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‘Shop Local’ – is this something you do?

Diane Hall


Buy local spelt out in scrabble blocks

In this age of commercialism, the odds seemed stacked against the little guys. Bigger brands can roll with the punches of the pandemic much easier than a smaller outfit, and if you account for the numerous tax breaks and loopholes large chains and household name brands enjoy, any future Covid restrictions will affect them much less than the independents on our high streets—many of whom are saddled with years of payments from their Bounce Back Loans.

At this time of year, you’ll have seen posts and memes in your social feeds that urge you to ‘shop local’. There was a strong movement towards this in the early days of the pandemic, as people felt safer in their local farm shop or butchers than in their nearest large supermarket, where people tended to swarm. With nothing else to spend our disposable income on—because everything was closed—it wasn’t as much of an issue to pay a bit more for locally produced and homegrown foods, rather than cheaper but mass-produced, arguably less-flavoursome items on the supermarket shelves.

In those early days, I remember making several ‘discovery’ trips to my local farm shop, bakery and butchers. I could absolutely taste the difference in their meat, bread and deli products to items I tended to mindlessly pick up when popping into Morrisons when looking for ‘something nice to eat’. Food, at least, was one thing we could enjoy when everything else was off limits.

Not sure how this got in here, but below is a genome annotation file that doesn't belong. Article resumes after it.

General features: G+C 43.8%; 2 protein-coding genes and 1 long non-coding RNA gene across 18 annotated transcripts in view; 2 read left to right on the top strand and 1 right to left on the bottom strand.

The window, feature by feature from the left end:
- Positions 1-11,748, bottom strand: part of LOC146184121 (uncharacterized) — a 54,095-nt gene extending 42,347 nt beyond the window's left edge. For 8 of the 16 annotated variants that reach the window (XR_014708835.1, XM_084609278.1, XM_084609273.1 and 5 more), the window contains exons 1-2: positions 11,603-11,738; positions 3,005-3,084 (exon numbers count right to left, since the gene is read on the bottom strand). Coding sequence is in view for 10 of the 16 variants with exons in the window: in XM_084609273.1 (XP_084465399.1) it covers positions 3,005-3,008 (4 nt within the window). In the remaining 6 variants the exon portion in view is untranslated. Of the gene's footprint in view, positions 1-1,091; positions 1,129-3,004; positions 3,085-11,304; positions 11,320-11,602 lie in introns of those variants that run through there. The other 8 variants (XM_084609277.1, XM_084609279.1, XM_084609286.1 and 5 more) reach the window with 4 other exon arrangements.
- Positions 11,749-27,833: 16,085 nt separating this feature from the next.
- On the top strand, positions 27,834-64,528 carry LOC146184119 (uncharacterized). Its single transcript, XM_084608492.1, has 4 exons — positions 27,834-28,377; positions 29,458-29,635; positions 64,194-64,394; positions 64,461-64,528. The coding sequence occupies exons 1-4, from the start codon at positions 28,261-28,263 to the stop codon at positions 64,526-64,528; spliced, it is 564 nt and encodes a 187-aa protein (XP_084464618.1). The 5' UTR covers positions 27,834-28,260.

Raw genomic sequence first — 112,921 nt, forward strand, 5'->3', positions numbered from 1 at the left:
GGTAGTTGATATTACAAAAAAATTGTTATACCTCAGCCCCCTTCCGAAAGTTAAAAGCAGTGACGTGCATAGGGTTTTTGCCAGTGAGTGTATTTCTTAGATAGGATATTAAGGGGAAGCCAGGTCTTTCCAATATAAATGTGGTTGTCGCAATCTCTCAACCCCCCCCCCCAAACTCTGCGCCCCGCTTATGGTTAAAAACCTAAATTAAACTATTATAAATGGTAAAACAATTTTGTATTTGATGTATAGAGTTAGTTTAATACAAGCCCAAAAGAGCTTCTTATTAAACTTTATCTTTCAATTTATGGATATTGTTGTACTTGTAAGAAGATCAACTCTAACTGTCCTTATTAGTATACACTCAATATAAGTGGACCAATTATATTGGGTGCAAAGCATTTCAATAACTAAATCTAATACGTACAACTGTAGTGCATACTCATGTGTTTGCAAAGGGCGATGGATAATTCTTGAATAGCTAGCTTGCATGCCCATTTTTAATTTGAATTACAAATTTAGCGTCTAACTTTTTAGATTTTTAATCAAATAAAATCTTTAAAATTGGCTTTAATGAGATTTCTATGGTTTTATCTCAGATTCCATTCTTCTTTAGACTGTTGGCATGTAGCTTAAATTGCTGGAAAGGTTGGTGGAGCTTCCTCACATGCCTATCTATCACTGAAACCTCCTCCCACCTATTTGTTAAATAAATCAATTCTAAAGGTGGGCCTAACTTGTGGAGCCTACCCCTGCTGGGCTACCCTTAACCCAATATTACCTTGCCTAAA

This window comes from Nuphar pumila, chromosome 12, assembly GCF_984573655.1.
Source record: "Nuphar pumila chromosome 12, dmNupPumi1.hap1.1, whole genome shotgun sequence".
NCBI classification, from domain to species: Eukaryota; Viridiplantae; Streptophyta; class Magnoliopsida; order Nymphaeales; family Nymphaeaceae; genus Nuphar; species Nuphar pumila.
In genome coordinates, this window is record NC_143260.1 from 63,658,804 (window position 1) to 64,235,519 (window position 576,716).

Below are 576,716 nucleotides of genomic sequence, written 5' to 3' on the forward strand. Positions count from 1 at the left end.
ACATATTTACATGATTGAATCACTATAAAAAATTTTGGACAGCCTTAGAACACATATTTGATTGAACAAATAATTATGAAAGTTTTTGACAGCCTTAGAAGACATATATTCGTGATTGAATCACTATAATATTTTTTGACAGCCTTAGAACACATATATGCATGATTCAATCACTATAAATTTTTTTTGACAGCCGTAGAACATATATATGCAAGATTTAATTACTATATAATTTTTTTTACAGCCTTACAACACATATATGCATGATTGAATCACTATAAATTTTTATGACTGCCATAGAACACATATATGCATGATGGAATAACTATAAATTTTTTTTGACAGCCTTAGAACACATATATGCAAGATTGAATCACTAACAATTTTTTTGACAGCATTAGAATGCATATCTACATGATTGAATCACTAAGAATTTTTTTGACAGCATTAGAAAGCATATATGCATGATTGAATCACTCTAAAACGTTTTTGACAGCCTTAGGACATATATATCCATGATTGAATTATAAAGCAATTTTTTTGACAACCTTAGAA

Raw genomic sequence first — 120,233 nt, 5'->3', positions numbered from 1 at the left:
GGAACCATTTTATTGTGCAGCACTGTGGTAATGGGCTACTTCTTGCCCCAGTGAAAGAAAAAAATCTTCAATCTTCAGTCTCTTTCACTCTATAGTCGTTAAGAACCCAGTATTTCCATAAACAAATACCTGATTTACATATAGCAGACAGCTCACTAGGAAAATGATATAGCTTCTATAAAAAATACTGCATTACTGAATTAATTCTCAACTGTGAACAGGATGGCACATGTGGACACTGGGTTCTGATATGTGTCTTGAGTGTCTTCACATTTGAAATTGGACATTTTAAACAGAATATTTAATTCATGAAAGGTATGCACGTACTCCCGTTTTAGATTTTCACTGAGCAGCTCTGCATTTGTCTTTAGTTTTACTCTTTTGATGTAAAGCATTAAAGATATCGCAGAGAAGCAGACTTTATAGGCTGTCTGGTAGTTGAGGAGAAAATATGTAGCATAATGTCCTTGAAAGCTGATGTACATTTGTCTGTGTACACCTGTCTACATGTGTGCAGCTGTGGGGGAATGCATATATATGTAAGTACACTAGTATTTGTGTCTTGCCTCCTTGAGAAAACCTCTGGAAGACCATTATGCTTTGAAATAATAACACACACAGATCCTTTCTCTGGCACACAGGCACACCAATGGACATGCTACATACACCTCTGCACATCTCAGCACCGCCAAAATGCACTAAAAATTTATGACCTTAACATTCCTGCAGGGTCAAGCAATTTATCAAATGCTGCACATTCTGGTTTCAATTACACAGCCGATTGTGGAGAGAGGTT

Fast forward a year and I haven’t been back to the farm shop, butchers or bakery for many months, despite vowing that I would continue to shop in these places. Not because I’ve changed my mind about the quality of the food they sell, but because my time became limited once restrictions lifted—and it’s simply more convenient to get everything I need in one fell swoop in the weekly shop, even if some of it is of inferior quality.

It’s not a conscious decision. It’s a habit. But if my shopping routine mirrors those of other people, how will small businesses survive what could be yet another difficult winter? If we’re all programmed to shlep into the supermarkets for every item on our shopping lists, how do we break the habit and make the effort to shop local without another lockdown forcing us to do so?

I don’t know the answer, but it wouldn’t hurt to be reminded of the benefits of shopping locally.

shop keeper at local market selling produce

shop keeper at local market selling produce
Local business sign, fresh from the farm, locally grown

It’s relatively safer to shop local, in terms of infection rates

Larger supermarkets, because of their size, can allow many people in at the same time to do their shopping, which increases the risk of said shoppers catching/contracting Covid. Smaller shops, during times of higher infection rates, find it much easier to control the number of people coming into their premises, with those waiting to come in forming an orderly, socially-distanced queue outside.